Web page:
Trudy Spooner refinishes furniture with flair
The New Creative
by Cassandra Bernard
One person’s trash is another person’s treasure, so the saying goes. In a world where it is so easy to throw unwanted items in the dump or at the end of your driveway, Trudy Spooner takes pride in taking something old and making it new again.
T-Spoon of Sugar furniture is nothing like the modern buy-it-cheap furniture found in large box stores. Rather, Spooner refinishes mid-century items using bright, bold colours and straight lined designs inspired by geometric shapes and art.
After moving from province to province, from temporary apartment to apartment, Spooner and her family finally purchased their home in Charlottetown. “I had gotten rid of everything that we didn't need so by the time we got our house it was empty, but we were also broke,” she explains. Her in-laws own a farm in the western end of PEI where there was a collection of old furniture stored in the barn left from old relatives. Spooner took it upon herself, with the help of her husband, Peter, to refinish a couple of the dressers they so desperately needed. “I finished the first one and I was pretty pleased with the outcome. There’s a lot of pride in taking something that was crappy and making it look nice and being like, ‘Oh, I did that with my bare hands. I made that look nice!’”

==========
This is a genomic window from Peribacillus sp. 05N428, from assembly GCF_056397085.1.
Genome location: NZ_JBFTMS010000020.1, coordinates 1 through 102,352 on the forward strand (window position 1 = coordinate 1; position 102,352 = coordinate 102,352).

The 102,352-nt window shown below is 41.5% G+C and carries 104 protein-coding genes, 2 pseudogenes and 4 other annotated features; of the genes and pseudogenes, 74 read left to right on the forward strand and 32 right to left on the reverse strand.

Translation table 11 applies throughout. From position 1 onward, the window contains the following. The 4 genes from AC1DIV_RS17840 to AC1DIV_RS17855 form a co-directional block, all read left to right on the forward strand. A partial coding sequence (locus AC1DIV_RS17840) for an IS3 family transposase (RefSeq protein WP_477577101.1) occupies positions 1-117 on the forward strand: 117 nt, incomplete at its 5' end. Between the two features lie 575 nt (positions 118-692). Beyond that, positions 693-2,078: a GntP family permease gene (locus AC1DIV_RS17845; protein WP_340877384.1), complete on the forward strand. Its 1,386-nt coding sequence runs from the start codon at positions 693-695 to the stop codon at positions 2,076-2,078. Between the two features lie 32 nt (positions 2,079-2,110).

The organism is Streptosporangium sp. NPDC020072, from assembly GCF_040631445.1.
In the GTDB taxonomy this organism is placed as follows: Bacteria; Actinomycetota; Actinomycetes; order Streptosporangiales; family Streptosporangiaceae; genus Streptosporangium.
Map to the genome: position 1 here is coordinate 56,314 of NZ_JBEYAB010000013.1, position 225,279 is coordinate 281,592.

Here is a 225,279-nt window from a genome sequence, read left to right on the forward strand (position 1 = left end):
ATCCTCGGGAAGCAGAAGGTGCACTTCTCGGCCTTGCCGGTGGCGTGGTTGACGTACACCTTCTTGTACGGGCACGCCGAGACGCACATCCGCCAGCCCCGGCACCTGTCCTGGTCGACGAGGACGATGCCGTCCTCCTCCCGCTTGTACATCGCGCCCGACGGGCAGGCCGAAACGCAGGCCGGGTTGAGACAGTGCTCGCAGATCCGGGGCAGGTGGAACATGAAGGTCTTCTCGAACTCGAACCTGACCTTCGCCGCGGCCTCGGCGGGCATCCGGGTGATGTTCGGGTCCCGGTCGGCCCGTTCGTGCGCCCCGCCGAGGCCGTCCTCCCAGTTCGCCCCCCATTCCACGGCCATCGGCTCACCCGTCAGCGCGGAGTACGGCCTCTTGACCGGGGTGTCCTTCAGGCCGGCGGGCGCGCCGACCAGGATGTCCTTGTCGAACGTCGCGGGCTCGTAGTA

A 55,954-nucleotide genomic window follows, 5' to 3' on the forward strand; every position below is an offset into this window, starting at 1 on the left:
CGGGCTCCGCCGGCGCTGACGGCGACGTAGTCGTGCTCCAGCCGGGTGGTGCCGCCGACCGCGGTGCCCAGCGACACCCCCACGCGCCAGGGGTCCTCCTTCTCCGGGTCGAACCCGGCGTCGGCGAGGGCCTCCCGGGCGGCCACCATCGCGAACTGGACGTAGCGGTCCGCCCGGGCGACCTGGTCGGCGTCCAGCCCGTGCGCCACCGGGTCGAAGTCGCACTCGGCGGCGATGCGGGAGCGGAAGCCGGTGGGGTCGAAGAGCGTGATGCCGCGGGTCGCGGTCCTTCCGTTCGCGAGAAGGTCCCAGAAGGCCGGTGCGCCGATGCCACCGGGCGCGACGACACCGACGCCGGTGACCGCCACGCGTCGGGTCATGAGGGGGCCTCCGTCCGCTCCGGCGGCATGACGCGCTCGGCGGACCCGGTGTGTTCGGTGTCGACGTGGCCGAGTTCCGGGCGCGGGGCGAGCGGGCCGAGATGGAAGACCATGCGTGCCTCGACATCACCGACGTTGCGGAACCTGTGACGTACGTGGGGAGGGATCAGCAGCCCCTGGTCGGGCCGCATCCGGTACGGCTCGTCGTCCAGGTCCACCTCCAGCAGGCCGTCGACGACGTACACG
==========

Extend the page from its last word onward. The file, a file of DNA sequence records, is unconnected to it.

She soon caught the bug for attending auctions where she gets amazing deals on quality items with unique features. “It’s like winning. It’s a competition and it feels good when you win, and you get a good deal,” Spooner says. “Once you do it one time and you’re successful, you get a little confidence.” Her Facebook and Instagram pages soon followed once she realized she could make money from refinishing and selling unique furniture. The very first item she bought at an auction, refinished and sold was a solid wooden table she knew she could work with. “It was the table that other items were actually sitting on top of, so it was hidden under, but it had these two leaves under on each side. I got it for $12.50, sweet deal. Took it home and it turned out to have solid maple and it had a branded stamp in it,” she says. She ended up refinishing it, posting it online and someone bought it within 20 minutes. “It was really rewarding to, one, have fixed it up and made it look not crappy, but also someone paid me for adding value to a product.”
Spooner not only wanted to take items destined for the trash and turn them into something beautiful, but she wanted her furniture to be different from anything on the market today. “I started trying stripes and brighter colours and people just really liked them. It’s always sort of risky when I do it because people buy furniture to match their colour schemes, and nothing I’m painting is designed to coordinate with anyone’s home,” she explains. In fact, the two items she refinished in more neutral colours were the hardest ones for her to sell. “So I’m just going to keep creating fun designs.”